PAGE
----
In late March 2020, most institutions of higher education in the US and around the world have closed their campuses in response to the coronavirus pandemic, and in most cases those institutions have shifted the entirety of their instruction to online and other alternative methods. In the next few episodes of Leading Lines, we’re going to explore what this means for higher education, both in the short-term as faculty and other instructors find practical ways to navigate this transition to remote teaching and learning and in the long-term, considering how educational technology and, indeed, all of higher education might change in response to what’s happening here in 2020.
To help us understand that longer-term impact, we reached out to Bryan Alexander. Bryan has a PhD in English language and literature from the University of Michigan, and he taught for a number of years at Centenary College in Louisiana. From 2002 to 2014, Bryan worked with the National Institute for Technology in Liberal Education, or NITLE, a non-profit working to help small colleges and universities best integrate digital technologies. These days, Bryan is a futurist, researcher, writer, speaker, consultant, teacher, and a senior scholar at Georgetown University. His latest book, Academia Next: The Futures of Higher Education, was published by Johns Hopkins University Press earlier this year.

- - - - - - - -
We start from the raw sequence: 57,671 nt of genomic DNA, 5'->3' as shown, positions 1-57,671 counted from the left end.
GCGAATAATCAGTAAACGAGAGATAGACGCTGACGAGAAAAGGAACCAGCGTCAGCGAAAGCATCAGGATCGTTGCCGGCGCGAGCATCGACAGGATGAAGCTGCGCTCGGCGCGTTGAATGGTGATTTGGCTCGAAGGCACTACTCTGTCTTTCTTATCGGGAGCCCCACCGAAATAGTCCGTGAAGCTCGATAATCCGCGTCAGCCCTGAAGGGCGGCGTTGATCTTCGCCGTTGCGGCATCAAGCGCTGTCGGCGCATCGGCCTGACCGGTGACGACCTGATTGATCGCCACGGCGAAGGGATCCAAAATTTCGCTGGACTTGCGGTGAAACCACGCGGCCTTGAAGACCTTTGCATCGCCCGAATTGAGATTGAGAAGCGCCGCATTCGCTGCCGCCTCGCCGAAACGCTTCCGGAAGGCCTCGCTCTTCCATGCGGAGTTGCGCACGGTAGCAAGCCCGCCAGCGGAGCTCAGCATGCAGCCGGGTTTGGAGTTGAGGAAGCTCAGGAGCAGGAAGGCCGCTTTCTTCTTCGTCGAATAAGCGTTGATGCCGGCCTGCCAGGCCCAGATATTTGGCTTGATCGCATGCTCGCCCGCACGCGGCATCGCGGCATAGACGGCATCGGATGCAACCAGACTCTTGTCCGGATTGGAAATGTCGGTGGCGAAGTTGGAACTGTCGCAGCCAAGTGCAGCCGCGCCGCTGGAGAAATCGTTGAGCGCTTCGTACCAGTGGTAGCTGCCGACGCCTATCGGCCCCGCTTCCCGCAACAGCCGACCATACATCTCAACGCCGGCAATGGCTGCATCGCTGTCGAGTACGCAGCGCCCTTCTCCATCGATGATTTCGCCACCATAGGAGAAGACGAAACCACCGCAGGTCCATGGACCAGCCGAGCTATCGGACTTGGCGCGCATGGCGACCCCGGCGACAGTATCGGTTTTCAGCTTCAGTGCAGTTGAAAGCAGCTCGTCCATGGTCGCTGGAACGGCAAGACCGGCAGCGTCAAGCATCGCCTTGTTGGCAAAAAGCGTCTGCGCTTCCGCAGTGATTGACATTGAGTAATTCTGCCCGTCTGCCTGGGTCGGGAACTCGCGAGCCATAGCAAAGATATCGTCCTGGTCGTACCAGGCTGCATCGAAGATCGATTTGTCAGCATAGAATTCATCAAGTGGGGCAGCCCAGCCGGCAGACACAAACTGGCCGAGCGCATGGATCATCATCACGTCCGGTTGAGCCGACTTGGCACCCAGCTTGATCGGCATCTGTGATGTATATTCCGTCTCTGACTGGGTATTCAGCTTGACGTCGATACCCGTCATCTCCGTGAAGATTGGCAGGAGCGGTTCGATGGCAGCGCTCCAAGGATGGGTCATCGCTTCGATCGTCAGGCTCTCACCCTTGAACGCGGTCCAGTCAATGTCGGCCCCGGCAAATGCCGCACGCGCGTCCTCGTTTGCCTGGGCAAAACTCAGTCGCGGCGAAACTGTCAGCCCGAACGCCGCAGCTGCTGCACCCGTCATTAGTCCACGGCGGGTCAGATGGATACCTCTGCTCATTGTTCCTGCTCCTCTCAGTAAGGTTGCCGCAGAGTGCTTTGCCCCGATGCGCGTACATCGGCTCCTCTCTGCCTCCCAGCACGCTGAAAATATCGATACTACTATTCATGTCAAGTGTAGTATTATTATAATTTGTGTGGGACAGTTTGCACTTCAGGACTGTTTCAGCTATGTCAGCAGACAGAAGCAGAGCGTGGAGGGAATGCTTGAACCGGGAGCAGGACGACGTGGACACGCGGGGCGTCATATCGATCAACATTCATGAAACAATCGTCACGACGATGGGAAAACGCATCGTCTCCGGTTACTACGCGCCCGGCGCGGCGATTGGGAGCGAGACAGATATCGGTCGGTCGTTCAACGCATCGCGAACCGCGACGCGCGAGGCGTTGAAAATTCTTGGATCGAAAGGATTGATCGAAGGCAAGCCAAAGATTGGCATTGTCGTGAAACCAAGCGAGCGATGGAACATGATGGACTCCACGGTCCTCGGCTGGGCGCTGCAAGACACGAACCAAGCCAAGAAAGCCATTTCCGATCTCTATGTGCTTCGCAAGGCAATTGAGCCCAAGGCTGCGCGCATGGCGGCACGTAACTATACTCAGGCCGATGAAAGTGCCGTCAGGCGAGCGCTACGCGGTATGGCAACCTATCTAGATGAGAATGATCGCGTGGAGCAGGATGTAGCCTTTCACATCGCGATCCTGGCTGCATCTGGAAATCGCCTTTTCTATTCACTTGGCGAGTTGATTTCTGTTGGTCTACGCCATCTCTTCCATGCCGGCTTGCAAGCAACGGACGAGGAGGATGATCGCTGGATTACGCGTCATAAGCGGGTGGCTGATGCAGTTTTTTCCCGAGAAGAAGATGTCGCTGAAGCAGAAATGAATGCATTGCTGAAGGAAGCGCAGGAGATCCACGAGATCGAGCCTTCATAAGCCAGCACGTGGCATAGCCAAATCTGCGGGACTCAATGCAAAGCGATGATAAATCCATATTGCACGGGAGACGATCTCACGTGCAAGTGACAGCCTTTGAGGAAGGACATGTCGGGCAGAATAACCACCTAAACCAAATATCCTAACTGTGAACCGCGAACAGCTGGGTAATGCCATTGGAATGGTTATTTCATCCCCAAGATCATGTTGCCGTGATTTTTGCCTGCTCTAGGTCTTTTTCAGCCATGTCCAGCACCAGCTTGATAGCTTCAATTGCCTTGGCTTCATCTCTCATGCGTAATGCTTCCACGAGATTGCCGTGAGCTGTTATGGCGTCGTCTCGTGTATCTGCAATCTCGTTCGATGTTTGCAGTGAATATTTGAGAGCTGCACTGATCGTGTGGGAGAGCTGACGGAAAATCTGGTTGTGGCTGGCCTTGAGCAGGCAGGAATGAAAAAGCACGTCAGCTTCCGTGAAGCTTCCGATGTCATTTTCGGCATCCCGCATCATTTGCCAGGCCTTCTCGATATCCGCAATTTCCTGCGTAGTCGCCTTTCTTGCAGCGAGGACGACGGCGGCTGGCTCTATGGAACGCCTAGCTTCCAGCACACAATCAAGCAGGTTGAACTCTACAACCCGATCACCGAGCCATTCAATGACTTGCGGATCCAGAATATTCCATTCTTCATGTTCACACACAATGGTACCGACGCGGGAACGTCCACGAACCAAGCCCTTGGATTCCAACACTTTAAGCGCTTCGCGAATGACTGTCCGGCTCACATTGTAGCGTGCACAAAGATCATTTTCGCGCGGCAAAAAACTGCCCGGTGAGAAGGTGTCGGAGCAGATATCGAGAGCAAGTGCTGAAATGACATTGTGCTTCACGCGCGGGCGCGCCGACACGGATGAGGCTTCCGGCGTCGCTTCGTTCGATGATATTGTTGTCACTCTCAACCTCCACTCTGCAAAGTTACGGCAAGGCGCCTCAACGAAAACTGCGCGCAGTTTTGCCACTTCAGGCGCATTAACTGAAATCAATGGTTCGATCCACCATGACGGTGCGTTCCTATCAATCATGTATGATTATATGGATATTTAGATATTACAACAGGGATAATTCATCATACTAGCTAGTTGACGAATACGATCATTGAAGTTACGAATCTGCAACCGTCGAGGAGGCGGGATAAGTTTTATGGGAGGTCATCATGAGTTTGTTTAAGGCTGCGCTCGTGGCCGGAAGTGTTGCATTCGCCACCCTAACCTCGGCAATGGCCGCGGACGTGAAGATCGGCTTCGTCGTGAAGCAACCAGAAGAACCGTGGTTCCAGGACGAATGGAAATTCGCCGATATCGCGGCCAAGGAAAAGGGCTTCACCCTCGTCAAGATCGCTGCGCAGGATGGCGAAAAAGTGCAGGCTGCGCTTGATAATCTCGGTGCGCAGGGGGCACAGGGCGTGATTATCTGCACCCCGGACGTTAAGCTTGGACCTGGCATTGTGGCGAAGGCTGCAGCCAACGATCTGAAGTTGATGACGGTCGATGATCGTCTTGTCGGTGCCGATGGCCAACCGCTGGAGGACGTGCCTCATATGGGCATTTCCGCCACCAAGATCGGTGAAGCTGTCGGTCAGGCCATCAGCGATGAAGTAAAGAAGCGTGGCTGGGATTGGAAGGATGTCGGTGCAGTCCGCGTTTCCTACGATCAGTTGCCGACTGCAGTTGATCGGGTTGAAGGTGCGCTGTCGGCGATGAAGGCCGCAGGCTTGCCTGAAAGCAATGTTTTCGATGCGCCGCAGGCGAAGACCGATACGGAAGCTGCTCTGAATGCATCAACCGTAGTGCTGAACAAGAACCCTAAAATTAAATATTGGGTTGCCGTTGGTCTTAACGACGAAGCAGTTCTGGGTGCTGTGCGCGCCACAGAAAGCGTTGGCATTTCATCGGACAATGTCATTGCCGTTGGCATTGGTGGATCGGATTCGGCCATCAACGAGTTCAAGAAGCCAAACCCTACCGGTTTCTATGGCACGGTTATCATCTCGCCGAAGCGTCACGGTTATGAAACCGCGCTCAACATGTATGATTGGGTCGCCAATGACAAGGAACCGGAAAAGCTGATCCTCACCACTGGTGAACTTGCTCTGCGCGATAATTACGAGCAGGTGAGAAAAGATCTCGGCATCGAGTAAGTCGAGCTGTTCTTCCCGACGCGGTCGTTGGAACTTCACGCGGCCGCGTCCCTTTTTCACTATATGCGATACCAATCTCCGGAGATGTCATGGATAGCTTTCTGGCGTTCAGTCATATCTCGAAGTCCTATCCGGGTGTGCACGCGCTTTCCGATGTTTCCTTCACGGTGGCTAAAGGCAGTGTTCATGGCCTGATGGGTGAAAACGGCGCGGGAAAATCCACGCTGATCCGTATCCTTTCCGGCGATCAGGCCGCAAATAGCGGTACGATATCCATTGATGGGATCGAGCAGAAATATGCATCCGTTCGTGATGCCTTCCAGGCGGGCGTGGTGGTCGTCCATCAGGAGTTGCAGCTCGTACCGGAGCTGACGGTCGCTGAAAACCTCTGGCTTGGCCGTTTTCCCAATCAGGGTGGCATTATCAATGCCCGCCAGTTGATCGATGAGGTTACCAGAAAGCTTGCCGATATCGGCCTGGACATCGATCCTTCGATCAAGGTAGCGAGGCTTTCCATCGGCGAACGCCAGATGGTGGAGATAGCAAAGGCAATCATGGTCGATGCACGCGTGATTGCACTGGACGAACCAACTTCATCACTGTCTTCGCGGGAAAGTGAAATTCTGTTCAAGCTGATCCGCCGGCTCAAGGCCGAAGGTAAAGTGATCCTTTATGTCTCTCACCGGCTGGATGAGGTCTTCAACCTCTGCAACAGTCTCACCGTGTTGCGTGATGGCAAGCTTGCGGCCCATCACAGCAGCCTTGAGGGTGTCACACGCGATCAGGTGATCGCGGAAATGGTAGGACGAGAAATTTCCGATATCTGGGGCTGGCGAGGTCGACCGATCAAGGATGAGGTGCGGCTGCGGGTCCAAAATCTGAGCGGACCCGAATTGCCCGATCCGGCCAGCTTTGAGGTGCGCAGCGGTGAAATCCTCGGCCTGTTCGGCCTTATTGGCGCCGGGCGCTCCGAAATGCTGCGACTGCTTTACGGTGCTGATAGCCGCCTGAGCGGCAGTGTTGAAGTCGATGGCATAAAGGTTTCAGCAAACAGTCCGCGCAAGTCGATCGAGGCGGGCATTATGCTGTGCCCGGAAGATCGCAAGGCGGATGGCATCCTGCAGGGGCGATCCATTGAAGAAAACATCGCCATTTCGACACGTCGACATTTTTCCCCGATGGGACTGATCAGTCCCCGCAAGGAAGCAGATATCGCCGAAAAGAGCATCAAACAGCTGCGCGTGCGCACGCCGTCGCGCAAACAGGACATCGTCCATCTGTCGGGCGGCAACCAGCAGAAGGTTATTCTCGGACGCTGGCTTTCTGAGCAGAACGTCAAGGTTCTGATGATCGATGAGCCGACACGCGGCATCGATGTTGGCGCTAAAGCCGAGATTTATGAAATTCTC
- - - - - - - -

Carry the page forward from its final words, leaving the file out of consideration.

Bryan talks about higher education’s current pivot to online teaching, and ways to think about the potential long-term impact of the coronavirus pandemic. As you’ll hear, Bryan is informed, insightful, and compassionate, and we are glad to share the conversation here on the podcast.
- The Future of Education Observatory
- Bryan Alexander’s website and blog
- @BryanAlexander on Twitter
- Academia Next: The Futures of Higher Education (Johns Hopkins Press, 2020)
- The Future Trends Forum
- Colleges and universities closed / migrating online for COVID-19 [spreadsheet]